Condensed skim is readily available for dryers and while robust export interest has kept some tension within the nonfat dry milk (NDM) markets, the situation may be evolving. Stocks are rising with no production slowdown in sight. After gaining a penny and a half in Tuesday’s spot session, NDM prices weakened over the rest of the week, ultimately finishing Friday’s session at $1.1725/lb., 2.75¢ weaker than last Friday. After beginning the week with all contracts except JAN21 moving upward, NDM futures spent the rest of the week in the red with all nearby contracts losing at least a few cents per pound by Friday. The spot trade was active with 33 loads moving during the week.

The whey market rally continues with spot whey prices steadily gaining ground. By Thursday CME spot whey prices were up to 54¢/lb. and while they still have a few cents to go to break the prior record of 57.5¢/lb. set in late 2018, market participants indicate that the tone remains bullish. Demand from both international and domestic sources is robust, although logistical issues related to container shortages are causing some problems for exporters in the western United States. Increased demand for higher protein whey products like whey protein concentrates and isolates is also diverting the whey stream away from dry whey production, helping to keep the market in balance, despite strong production.

Class III futures took big hits early in the week, both on the USDA announcement and as they sought parity with the spot market. The FEB21 Class III contract settled limit down on Tuesday, while MAR though MAY contracts gave up at least a quarter the same day. The slide continued until Friday when some modest gains were made. Nevertheless, the FEB21 Class III contract ended the week 14.4% lower than last Friday’s settlement. Class IV futures were more mixed, influenced by the volatility in the butter and NDM markets. Nevertheless, most nearby contracts lost value over the course of the week.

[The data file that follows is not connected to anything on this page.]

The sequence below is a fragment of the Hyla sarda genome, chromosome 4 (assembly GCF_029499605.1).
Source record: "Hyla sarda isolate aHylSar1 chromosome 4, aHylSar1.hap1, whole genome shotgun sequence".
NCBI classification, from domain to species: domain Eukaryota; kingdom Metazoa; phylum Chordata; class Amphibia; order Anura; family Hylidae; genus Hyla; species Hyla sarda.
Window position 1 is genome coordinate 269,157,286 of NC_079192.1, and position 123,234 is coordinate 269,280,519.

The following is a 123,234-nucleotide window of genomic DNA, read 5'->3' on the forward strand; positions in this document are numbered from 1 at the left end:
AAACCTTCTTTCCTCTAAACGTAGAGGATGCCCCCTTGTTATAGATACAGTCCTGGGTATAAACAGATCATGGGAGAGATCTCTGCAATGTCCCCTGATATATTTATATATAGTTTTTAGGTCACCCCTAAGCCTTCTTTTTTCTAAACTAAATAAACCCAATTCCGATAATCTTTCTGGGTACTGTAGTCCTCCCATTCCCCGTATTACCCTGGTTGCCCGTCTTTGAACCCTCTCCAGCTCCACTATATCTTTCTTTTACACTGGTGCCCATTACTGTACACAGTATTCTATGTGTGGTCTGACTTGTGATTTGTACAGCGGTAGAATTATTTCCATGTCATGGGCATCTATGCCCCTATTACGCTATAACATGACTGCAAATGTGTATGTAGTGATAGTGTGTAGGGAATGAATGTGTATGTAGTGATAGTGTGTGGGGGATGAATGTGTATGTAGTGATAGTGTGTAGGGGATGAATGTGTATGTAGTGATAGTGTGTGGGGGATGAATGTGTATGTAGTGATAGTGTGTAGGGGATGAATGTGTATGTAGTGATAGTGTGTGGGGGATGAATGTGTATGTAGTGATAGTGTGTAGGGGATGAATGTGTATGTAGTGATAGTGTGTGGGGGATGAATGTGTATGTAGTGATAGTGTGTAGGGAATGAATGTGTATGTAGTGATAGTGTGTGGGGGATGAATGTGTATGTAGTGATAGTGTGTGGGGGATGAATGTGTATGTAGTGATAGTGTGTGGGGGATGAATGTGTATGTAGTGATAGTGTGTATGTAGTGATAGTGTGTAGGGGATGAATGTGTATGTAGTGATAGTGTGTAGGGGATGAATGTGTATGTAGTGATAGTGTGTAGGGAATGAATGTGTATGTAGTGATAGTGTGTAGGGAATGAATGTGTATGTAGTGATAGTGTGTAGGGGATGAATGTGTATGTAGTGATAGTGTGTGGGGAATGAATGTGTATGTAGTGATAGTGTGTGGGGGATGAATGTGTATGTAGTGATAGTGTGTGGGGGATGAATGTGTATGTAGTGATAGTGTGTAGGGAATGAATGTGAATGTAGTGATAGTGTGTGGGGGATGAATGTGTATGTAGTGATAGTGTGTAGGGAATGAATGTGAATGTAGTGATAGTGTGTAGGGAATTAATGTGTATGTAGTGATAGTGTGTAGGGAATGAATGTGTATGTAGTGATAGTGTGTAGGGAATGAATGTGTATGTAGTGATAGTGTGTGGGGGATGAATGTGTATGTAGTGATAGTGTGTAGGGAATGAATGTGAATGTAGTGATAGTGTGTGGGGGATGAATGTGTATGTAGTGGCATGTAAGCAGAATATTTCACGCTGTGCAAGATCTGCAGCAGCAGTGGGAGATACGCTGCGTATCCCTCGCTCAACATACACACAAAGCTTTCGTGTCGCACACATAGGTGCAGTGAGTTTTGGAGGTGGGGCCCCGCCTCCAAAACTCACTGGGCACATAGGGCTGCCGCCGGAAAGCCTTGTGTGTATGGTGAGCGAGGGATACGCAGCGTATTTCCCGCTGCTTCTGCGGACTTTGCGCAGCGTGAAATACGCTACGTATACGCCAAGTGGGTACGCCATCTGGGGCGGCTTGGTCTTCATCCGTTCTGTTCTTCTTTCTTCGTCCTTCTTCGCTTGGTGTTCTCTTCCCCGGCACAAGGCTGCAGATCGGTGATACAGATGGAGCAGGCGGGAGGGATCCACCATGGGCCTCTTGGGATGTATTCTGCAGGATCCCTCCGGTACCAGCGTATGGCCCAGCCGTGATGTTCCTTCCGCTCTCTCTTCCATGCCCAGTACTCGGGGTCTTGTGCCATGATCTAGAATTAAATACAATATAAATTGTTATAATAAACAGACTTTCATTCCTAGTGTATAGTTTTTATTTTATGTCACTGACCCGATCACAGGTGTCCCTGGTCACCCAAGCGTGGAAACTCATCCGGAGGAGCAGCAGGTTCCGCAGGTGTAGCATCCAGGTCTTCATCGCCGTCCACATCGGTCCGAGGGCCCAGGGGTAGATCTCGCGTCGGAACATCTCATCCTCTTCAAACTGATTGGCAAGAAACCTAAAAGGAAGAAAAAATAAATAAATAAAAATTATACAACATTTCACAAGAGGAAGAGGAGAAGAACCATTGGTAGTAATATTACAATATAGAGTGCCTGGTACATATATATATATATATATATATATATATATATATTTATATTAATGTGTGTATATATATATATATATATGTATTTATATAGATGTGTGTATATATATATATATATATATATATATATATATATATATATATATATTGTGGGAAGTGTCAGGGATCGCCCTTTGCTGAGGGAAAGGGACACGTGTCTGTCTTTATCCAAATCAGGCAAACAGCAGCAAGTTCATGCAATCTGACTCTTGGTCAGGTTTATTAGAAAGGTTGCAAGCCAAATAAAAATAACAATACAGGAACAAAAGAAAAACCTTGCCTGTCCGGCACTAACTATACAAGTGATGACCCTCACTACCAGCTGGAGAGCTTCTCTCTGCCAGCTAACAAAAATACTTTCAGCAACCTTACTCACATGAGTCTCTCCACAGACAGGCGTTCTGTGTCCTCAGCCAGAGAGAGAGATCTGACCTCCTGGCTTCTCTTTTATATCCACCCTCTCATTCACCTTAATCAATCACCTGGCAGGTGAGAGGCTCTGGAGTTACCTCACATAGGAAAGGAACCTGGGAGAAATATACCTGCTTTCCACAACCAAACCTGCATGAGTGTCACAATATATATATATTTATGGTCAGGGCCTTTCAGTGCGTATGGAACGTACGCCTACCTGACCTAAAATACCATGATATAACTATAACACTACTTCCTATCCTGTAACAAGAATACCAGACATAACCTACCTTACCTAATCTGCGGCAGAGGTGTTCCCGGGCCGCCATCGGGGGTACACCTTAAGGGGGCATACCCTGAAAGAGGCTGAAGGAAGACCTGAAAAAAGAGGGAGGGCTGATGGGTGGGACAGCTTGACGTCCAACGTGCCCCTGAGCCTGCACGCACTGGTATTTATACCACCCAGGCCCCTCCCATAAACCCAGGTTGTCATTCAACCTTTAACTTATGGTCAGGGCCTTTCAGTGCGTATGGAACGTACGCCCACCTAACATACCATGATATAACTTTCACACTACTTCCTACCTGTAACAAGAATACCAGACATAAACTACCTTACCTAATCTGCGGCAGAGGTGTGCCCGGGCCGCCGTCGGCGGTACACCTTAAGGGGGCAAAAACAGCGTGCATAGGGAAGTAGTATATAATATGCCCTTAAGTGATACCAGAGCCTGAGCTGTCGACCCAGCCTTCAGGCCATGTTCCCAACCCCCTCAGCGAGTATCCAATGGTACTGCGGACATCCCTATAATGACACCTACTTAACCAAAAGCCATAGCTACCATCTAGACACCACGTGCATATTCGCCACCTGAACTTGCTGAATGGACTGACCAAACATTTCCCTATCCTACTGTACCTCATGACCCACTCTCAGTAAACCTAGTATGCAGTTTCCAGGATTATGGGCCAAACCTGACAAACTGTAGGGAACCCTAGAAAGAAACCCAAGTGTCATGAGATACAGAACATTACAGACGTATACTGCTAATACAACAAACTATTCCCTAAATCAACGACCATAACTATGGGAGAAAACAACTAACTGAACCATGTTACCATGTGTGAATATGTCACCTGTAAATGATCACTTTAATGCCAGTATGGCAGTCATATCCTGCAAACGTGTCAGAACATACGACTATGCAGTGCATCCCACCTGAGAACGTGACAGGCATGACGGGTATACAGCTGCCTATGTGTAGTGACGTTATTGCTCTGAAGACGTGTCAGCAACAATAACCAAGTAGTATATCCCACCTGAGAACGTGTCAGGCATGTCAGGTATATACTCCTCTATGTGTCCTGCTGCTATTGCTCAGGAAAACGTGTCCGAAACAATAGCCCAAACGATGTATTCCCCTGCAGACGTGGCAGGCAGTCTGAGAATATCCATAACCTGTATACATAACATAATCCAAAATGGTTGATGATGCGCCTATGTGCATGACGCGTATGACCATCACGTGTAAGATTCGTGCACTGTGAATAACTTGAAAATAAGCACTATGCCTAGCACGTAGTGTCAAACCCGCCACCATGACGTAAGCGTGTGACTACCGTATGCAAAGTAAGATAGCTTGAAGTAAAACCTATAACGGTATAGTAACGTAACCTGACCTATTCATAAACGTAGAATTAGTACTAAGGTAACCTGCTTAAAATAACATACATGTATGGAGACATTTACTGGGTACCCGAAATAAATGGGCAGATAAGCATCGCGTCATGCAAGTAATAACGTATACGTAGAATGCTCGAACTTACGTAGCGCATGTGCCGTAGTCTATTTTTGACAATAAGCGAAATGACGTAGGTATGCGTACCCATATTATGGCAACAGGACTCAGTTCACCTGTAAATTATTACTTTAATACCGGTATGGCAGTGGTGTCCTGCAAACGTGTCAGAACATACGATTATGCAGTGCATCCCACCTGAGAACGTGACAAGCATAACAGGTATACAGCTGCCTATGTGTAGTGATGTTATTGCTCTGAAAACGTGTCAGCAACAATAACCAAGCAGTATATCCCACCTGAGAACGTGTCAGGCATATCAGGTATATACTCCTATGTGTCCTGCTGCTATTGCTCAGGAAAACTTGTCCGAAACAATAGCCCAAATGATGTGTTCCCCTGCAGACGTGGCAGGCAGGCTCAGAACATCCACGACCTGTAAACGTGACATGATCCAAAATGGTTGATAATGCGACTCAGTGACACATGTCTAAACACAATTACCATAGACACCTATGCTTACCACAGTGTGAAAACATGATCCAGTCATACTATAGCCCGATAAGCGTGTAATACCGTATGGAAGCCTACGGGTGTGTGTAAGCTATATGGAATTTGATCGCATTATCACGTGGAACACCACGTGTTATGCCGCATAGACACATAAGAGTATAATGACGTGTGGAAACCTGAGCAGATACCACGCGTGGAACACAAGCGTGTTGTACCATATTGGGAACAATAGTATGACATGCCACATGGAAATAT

Stakeholders anxiously await the publication of USDA’s Milk Production report on Monday, which will indicate how U.S. milk production fared in the final month of 2020. In the meantime, producers are generally reporting strong milk output with improving yields and strong component values. A generally mild winter has helped to support production volumes across most of the country. Class I

demand is stable to lower, particularly due to reduced orders from institutions such as schools.

The grains futures markets relaxed this week, easing off of the highs ignited by last week’s World Agricultural Supply and Demand Estimates report. Nearby corn futures contracts lost ground for most of the week and by Friday’s settlement, only the JAN21 and FEB21 contracts remained above $5/bu. Soybeans behaved similarly, sliding downward until only JAN21 and FEB21 remained north of $13/bu. on Friday. Despite the easing, feed costs are still expected to stay high and will be an important consideration for producers through the coming months.